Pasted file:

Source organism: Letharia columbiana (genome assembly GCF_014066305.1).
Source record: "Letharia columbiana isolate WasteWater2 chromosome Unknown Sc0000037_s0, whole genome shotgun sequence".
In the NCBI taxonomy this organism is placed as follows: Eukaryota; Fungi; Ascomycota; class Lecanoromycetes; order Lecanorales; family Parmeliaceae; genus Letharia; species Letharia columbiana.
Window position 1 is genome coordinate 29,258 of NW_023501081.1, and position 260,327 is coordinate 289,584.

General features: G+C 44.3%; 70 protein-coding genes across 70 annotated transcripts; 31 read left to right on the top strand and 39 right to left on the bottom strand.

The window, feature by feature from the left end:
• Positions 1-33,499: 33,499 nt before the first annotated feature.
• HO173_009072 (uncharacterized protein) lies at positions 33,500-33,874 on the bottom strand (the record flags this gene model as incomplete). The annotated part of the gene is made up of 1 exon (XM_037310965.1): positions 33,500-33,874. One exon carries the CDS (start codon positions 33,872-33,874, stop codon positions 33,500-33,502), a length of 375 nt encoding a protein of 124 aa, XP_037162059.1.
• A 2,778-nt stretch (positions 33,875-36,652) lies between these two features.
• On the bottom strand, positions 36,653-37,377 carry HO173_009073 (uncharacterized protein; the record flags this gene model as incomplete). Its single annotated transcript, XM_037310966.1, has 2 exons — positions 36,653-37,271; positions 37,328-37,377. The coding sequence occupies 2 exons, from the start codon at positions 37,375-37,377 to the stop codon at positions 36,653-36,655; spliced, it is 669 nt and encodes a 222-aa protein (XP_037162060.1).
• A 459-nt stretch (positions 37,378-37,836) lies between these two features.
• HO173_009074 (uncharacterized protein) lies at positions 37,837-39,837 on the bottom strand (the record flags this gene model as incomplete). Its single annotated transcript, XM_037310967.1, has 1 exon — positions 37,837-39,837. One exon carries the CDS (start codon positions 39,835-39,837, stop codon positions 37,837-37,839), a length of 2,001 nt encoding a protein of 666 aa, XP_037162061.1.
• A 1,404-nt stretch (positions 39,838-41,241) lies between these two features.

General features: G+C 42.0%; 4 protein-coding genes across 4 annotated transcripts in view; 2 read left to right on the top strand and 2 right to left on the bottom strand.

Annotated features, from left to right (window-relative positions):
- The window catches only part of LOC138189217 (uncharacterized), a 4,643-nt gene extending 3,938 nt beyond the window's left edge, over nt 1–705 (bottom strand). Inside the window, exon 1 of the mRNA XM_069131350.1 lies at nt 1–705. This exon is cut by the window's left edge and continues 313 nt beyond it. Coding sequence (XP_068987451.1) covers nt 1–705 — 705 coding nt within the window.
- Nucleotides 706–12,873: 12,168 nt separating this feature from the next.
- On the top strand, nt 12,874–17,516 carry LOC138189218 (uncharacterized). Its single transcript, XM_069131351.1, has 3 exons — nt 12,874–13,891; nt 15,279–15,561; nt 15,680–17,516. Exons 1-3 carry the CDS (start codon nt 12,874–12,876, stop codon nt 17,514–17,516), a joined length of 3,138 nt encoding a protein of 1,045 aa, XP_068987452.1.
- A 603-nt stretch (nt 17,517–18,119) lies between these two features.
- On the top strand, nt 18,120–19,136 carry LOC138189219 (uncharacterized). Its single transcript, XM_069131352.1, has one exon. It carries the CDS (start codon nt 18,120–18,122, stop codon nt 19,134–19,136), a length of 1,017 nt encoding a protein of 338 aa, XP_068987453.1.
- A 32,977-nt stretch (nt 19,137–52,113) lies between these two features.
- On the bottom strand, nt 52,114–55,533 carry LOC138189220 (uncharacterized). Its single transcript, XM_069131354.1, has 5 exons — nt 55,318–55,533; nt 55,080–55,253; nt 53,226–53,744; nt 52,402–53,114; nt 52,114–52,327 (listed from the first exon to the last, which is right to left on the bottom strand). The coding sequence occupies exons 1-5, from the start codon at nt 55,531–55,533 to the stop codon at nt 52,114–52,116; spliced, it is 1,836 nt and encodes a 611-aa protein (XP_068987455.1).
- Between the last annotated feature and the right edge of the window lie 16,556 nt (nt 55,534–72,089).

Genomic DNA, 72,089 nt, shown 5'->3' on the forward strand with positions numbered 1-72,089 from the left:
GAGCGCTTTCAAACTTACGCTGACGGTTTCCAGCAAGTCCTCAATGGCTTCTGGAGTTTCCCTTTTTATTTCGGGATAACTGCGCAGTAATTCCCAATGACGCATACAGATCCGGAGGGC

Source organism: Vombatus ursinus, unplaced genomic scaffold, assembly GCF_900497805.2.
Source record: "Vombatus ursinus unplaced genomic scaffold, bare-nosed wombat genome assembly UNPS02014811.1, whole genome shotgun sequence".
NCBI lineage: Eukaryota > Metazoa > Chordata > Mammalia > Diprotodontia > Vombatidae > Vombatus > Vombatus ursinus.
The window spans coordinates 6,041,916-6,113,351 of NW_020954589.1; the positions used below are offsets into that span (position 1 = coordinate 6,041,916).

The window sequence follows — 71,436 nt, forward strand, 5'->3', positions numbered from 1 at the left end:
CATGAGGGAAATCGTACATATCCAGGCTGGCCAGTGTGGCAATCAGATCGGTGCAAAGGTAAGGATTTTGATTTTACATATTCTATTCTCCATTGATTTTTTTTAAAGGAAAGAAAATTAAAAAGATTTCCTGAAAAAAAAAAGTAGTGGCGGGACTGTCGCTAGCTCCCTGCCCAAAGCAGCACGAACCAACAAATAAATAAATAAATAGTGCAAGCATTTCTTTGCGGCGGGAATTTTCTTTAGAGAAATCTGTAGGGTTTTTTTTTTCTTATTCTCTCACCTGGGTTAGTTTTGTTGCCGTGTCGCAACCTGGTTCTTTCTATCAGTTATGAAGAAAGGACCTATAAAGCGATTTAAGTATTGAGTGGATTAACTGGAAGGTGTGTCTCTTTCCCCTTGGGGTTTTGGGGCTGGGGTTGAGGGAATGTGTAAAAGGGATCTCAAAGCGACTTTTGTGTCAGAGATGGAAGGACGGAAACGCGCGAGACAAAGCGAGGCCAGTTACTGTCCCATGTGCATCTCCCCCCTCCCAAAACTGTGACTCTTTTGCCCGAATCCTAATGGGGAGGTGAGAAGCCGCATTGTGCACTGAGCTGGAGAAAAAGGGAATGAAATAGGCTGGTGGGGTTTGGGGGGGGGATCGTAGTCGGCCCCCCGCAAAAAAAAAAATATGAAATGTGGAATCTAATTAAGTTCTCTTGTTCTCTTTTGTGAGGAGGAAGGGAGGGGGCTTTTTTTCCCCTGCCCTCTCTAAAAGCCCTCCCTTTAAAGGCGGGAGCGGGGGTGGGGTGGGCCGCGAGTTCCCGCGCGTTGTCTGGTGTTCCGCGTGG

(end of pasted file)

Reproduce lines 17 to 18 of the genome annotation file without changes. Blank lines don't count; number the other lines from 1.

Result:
- Nucleotides 706–12,873: 12,168 nt separating this feature from the next.
- On the top strand, nt 12,874–17,516 carry LOC138189218 (uncharacterized). Its single transcript, XM_069131351.1, has 3 exons — nt 12,874–13,891; nt 15,279–15,561; nt 15,680–17,516. Exons 1-3 carry the CDS (start codon nt 12,874–12,876, stop codon nt 17,514–17,516), a joined length of 3,138 nt encoding a protein of 1,045 aa, XP_068987452.1.